How to Get to Sleep and Beat Insomnia


MOVE IT. Exercise helps reduce stress and muscle tension, both which aid in a better night's sleep. Don't exercise right before bedtime, though, it will raise the body temperature and trigger endorphins, making it harder to relax. Engage in some light stretching instead.


HIDE IT. Insomniacs know that clock-watching causes more stress and makes it harder to sleep. Turn the clock away from view.


SOUND OFF. Background noise and chatter easily distract insomniacs. Turn on a fan or use a sound machine to cover up such noise.


QUIET DOWN. Avoid brain stimulating activities right before bedtime. This would include computer research, video games, suspenseful books and television, and work


READ. Light reading relaxes your mind and makes you drowsy. Save the heavy reading and stimulating books for another time, though, as they will do the opposite.


LIGHTS OFF. Too much light will trick your brain into thinking it's daylight. Dim or turn off harsh lighting. Install heavy blinds or wear a sleep mask to ward off early morning light.


WRITE IT DOWN. Stress and an overactive mind can greatly hinder sleep. A journal and to-do list will help keep worries at bay.


COOL OFF. Cooler temperatures help lower body temperature, inducing sleep. Seventy degrees is good for most but set the thermostat until you find your comfort zone.


PAD IT. A comfortable bed is a must for a good night's sleep. A too small bed and bumpy mattress will definitely make for a "bumpy night.


DECAF IT. Caffeine increases the heart rate and can make for a rocky night's sleep. Drink coffee early in the day. The supersensitive should avoid it altogether.


DON'T "WINE." Alcohol may get you to sleep but it won't keep you there. It disturbs normal sleep patterns, resulting in late-night stirring. And too much alcohol will cause that dreaded hangover the next day.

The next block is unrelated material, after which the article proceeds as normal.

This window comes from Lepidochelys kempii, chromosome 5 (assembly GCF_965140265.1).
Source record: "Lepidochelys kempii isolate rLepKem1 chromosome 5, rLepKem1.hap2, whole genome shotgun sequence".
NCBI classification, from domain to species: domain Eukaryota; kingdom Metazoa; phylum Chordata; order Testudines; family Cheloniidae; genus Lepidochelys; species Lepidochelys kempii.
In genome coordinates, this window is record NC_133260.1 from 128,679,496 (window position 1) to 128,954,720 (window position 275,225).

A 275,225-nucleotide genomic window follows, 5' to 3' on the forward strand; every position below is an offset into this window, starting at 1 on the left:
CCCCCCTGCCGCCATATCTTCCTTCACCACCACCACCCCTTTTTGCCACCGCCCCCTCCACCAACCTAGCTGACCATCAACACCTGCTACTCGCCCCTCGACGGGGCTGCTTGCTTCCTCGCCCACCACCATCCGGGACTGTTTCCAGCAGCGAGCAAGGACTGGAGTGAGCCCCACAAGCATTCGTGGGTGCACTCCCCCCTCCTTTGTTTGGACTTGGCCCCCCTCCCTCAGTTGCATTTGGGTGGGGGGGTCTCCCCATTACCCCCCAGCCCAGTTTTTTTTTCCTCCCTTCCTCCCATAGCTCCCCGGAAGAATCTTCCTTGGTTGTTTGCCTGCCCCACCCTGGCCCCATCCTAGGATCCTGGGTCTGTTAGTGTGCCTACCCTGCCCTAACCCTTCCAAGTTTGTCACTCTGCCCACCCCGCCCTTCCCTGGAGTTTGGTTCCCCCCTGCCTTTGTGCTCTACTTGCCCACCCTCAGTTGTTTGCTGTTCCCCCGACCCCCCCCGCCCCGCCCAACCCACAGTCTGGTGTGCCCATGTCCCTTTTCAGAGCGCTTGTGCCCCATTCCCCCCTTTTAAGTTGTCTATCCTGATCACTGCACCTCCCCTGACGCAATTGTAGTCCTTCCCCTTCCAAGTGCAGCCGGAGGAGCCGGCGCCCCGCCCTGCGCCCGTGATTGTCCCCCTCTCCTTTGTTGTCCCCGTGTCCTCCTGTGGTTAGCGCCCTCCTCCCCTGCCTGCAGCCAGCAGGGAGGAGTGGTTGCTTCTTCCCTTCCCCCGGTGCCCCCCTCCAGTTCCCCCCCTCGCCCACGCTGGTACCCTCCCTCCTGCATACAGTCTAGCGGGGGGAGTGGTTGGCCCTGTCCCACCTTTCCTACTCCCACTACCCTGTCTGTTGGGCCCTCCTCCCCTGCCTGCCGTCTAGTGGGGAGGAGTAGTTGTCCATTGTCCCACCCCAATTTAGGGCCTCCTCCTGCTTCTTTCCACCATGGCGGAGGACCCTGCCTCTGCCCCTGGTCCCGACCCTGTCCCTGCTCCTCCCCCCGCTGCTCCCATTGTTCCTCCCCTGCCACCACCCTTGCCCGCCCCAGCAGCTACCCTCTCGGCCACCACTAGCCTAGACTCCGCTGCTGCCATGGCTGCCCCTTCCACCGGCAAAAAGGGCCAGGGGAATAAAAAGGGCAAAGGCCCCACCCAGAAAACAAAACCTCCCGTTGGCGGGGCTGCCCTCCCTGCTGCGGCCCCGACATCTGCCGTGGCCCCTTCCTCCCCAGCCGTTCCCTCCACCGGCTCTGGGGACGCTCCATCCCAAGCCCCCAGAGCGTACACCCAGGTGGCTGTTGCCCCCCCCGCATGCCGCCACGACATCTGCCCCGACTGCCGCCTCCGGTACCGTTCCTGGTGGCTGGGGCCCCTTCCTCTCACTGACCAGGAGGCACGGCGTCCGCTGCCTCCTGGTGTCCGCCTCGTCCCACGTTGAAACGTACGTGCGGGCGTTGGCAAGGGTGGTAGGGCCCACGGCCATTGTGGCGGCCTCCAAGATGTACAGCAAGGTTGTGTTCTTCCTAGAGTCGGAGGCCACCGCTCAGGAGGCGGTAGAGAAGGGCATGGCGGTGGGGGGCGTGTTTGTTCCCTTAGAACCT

DON'T DRINK IT. Don't let your bladder wake you up - stop all liquids a couple hours before bedtime.


LET IT OUT. Use the restroom before you hit the sack - again, keeping your bladder quiet.


MUSCLE UP. Perform physical relaxation techniques. Starting from the toes and moving upward, stretch, and then relax each muscle. This technique helps relieve tension, calming both mind and body.


EAT TO LIVE. Eating heavy foods before bedtime causes the body to work too hard when it should be resting. But, hunger pangs can also disrupt sleep. Eat a light snack, such as turkey, a banana or yogurt. Drink warm milk or herbal tea.


GET CHECKED OUT. Menopausal and perimenopausal women often have sleep problems due to the change in hormone levels. See your doctor.


GET A RYTHEM. A routine bedtime schedule helps set your internal clock, making it easier to fall asleep. Establish a bedtime ritual and keep to the schedule.


TAKE A BATH. A warm bath is relaxing for most people, but it can raise body temperature. Try soaking an hour or two before bedtime, it will relax you while giving the body enough time to cool down.


MASSAGE IT. A massage will relieve muscle tension and promote relaxation. If there is no masseur/masseuse on hand, take matters into your own hands. Rub toes, feet, hands, fingers, calves and every other reachable body part.


MAKE LOVE. Vigorous lovemaking can have the same effect as vigorous exercise (see Step 1), making it hard to get to sleep. Save the wild stuff for early evening and try soft, sensual lovemaking at bedtime.


POP IT. While over the counter sleep medication is not usually recommended, sometimes it's necessary. Sleep aids can be addictive so check with the doctor beforehand. Benadryl allergy medicine can also be effective.

A sleepless night is one thing, but chronic insomnia can negatively affect one's mind and body. Check out the suggestions below to get a grip on insomnia before it gets a grip on you.